Have you ever attended a presentation, sat through a class or lecture or possibly watched a music performance and afterwards felt that the speaker, instructor or performer simply sleepwalked through the whole thing? I’m sure all of us have at one time or another. It can be a real challenge to constantly motivate yourself to get excited to the level of delivering your best – whatever it is you are doing. It could be answering a question at your reference desk, teaching an instruction session or leading your colleagues through a meeting. Are you giving it your best and trying to make it as engaging as possible for the other person or are you simply going through the motions in order to get it done? Are you reminding yourself that even though you’ve done this a thousand times it may be the first time for the other person?
Earlier this fall I traveled to Georgia to give a keynote talk and a breakout session at a library conference. The breakout session was scheduled for 9:00 am the morning after the talk. After picking up the computer projector and speakers I needed (this was a set-it-up-yourself situtation) I proceeded to my designated room. With about 30 minutes to go before my talk I figured I’d relax in the back of the room, and then have 10 minutes at the end of the current session to get set up for my breakout. What I found there was unlike any presentation I’d come across at a library conference.
It was like stepping into the children’s department at my local library. Mr. Science had transformed a convention center room into his personal discovery center. Who was Mr. Science? Imagine a man dressed up in a lab coat with a crazy fright wig and some clown accoutrements; sort of like a kid’s mad scientist. With an elaborate backdrop, loads of props and books galore, I simply asked myself, “How on earth will I get set up for my session if he ends at 8:50 and I start at 9:00?” It looked like it had taken the better part of an hour for him to get his gear together and I guessed it might take half as long to break it down. But I decided not to fret about it and just relaxed and tried to pass the time. But an odd thing happened. I found myself really engaged with Mr. Science.
Now it could it be that I have the attention span of a child, and thus was perfectly suited to short skits with bad puns with eye-catching, magic-like tricks and illusions. Each one ended with a plug for a book which is a nice touch. But I think what grabbed my attention is that Mr. Science was putting everything he had into every moment of his program. I don’t doubt he’d done these corny tricks and told those bad jokes a thousand times before, but I could easily imagine a K-6 child seeing and hearing this all for the first time and being completely engaged and wowed by the experience. Even the big finale – yes – the old pull a rabbit out of a box trick – (anyone but a child could easily see where the rabbit really came from) – was performed with incredible enthusiasm. Then it was all over. Despite my satisfaction with Mr. Science I told him, no, he could not leave his stuff there while I ran my breakout session.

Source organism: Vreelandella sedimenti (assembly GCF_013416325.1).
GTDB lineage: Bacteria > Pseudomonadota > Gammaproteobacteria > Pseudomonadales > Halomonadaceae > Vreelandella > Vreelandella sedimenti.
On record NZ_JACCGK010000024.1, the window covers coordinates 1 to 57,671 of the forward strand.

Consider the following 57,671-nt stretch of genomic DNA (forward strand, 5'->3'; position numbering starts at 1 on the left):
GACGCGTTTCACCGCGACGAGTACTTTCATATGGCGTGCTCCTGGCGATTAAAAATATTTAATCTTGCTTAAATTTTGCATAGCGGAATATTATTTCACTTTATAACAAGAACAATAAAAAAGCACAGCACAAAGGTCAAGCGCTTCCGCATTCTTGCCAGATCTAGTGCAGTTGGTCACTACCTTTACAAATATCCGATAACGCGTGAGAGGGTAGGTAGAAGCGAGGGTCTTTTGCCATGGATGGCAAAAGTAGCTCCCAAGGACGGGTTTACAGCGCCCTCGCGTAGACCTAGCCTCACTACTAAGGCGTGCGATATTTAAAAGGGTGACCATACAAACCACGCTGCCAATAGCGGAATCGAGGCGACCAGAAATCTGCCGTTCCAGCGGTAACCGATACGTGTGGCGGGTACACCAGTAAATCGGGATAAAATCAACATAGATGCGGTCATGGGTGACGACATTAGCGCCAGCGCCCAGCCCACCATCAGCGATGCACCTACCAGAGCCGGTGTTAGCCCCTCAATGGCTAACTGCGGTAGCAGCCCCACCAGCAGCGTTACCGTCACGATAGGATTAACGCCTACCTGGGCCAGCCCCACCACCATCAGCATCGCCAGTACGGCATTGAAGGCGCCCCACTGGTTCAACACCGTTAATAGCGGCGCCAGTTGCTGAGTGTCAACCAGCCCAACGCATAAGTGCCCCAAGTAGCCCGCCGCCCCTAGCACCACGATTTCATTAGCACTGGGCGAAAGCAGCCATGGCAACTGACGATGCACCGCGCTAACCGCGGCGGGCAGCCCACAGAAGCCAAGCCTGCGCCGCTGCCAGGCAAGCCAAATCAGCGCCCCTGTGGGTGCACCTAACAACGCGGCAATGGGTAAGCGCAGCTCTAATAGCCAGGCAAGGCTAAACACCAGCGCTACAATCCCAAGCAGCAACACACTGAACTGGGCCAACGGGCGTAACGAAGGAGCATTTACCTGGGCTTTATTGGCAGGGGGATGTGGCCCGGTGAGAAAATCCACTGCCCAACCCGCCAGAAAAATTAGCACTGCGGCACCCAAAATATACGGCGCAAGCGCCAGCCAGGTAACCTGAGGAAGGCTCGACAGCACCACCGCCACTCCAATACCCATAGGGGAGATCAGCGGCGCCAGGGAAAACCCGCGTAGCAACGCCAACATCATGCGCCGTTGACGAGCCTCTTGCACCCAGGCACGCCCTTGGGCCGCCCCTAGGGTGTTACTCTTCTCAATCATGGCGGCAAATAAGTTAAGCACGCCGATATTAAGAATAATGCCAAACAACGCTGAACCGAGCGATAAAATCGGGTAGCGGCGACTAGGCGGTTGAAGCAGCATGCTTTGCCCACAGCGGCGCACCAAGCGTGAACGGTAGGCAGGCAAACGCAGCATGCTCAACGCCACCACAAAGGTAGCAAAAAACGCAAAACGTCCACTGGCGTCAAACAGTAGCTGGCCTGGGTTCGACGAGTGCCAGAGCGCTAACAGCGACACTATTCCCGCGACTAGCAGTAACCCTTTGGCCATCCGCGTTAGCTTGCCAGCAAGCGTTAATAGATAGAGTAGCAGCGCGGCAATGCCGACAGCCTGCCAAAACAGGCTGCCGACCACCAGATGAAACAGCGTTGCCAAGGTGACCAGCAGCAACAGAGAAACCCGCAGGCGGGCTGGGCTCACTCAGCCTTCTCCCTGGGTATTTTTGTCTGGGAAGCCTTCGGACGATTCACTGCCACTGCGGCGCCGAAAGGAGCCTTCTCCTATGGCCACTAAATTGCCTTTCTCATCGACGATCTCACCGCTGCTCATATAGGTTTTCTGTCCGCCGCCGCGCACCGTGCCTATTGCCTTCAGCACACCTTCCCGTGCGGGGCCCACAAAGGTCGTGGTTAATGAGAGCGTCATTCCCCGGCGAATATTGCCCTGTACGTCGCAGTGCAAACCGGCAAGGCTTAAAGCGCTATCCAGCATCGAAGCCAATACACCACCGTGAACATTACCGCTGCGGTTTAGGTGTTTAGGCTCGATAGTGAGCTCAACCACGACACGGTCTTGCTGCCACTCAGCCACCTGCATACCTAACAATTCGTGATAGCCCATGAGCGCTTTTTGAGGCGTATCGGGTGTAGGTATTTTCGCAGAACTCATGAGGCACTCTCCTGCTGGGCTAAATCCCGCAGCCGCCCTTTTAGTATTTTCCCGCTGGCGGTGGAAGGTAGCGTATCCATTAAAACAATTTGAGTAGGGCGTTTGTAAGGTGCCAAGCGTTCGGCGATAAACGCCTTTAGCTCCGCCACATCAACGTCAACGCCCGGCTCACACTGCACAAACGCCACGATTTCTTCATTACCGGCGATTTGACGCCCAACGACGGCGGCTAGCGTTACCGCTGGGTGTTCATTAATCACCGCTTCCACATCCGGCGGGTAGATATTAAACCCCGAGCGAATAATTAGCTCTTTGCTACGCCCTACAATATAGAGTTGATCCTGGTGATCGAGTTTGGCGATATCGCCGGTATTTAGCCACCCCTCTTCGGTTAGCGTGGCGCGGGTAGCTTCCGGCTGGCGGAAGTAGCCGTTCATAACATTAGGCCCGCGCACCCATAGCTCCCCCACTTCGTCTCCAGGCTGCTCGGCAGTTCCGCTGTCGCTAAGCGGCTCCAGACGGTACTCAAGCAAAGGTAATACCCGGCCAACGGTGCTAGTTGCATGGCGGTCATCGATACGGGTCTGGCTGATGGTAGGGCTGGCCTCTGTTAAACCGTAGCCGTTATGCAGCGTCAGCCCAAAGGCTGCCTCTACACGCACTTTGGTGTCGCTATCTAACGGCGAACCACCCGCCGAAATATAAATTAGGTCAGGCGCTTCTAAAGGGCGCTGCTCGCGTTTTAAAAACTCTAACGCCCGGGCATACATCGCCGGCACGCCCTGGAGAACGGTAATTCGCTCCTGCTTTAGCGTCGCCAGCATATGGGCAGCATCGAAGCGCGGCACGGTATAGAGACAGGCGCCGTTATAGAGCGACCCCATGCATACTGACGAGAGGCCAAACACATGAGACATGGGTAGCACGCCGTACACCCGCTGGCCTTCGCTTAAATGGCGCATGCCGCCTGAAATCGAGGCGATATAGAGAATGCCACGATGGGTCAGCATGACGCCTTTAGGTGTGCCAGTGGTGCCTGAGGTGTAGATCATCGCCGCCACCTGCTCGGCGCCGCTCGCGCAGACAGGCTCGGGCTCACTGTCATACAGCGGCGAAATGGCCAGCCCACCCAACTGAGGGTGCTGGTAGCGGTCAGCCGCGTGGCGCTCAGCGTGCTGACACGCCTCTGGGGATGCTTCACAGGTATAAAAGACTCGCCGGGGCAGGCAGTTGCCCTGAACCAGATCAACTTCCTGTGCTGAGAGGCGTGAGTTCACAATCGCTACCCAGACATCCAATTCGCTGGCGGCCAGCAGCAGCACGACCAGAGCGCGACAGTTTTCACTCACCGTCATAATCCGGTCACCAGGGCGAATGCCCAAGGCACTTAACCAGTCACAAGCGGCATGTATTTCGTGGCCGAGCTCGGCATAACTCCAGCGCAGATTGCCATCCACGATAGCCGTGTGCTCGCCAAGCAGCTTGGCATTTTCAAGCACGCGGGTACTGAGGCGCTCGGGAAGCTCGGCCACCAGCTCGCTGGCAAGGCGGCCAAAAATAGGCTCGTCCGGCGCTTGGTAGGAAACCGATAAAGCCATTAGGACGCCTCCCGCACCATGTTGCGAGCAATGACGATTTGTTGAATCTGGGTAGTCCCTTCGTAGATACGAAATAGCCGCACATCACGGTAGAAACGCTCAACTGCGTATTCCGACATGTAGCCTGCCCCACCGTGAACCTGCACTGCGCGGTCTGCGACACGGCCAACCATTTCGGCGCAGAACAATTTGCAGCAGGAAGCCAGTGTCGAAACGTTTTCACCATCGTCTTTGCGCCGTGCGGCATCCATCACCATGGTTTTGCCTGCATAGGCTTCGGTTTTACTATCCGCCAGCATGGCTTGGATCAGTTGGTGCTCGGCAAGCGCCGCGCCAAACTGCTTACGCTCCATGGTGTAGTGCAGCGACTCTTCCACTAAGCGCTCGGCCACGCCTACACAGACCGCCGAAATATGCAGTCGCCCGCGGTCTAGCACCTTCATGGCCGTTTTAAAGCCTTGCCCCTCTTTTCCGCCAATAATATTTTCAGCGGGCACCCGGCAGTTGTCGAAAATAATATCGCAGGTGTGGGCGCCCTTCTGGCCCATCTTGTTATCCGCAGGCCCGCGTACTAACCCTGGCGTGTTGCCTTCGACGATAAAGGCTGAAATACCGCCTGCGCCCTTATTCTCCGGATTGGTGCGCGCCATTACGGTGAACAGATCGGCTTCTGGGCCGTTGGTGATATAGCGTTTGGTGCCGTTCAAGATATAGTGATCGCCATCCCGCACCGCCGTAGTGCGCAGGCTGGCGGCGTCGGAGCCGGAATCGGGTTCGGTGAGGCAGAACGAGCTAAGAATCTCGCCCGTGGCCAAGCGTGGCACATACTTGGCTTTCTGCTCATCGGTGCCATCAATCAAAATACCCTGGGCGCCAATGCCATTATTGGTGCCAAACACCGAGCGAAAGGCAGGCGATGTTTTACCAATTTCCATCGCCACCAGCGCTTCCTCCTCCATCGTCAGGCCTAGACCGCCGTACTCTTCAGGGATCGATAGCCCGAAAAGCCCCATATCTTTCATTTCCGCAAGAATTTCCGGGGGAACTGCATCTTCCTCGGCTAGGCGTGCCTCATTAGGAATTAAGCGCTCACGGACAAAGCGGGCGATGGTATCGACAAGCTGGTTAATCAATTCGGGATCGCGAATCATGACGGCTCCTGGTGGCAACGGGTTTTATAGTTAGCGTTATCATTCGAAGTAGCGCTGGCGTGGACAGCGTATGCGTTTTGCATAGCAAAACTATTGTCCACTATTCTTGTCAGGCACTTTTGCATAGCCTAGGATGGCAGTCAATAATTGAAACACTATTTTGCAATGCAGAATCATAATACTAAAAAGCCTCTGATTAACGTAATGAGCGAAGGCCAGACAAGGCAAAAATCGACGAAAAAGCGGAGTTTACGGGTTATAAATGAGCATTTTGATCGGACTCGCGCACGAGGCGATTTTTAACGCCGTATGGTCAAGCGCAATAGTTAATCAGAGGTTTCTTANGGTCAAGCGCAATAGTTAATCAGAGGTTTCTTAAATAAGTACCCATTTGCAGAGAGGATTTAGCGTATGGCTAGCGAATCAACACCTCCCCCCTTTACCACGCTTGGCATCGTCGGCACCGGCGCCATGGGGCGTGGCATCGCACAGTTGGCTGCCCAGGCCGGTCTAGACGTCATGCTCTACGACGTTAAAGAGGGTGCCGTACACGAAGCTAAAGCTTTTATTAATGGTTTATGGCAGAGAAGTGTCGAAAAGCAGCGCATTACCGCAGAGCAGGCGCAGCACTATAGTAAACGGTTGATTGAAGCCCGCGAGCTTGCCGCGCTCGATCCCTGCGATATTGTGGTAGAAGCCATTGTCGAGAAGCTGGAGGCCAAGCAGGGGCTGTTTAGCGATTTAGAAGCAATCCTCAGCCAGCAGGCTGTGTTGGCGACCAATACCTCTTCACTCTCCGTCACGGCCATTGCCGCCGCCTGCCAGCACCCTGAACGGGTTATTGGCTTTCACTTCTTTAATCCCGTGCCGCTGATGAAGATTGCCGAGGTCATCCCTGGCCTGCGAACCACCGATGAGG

So what can we learn from Mr. Science? I can only imagine how tough it must be to deliver a presentation to an audience of children. Sure, we academic librarians must contend with some students who are distracted by their texting and web surfing, but what if they just got up and left or started acting out if you failed to keep them engaged. Most college students will just stay politely bored with you. Since we can’t pull rabbits out of hats we need to get the students engaged in their own learning. But beyond that each librarian educator must make a commitment to avoid simply going through the motions. If Mr. Science is a good example then bringing all of your enthusiasm to each meeting with students and faculty opens up the opportunity to create passionate users. Is this an easy thing to do? Not at all. It’s hard work. So how do you bring your A-game to every instruction session and presentation? That sounds like a future post, but if you have some tips to share please leave a comment.
4 thoughts on “Going Through The Motions”
Steven, I was there and saw both your keynote and the breakout. You were just as engaging with us as I’m sure Mr. Science is with kids. I’m glad I got to see your presentation and meet you.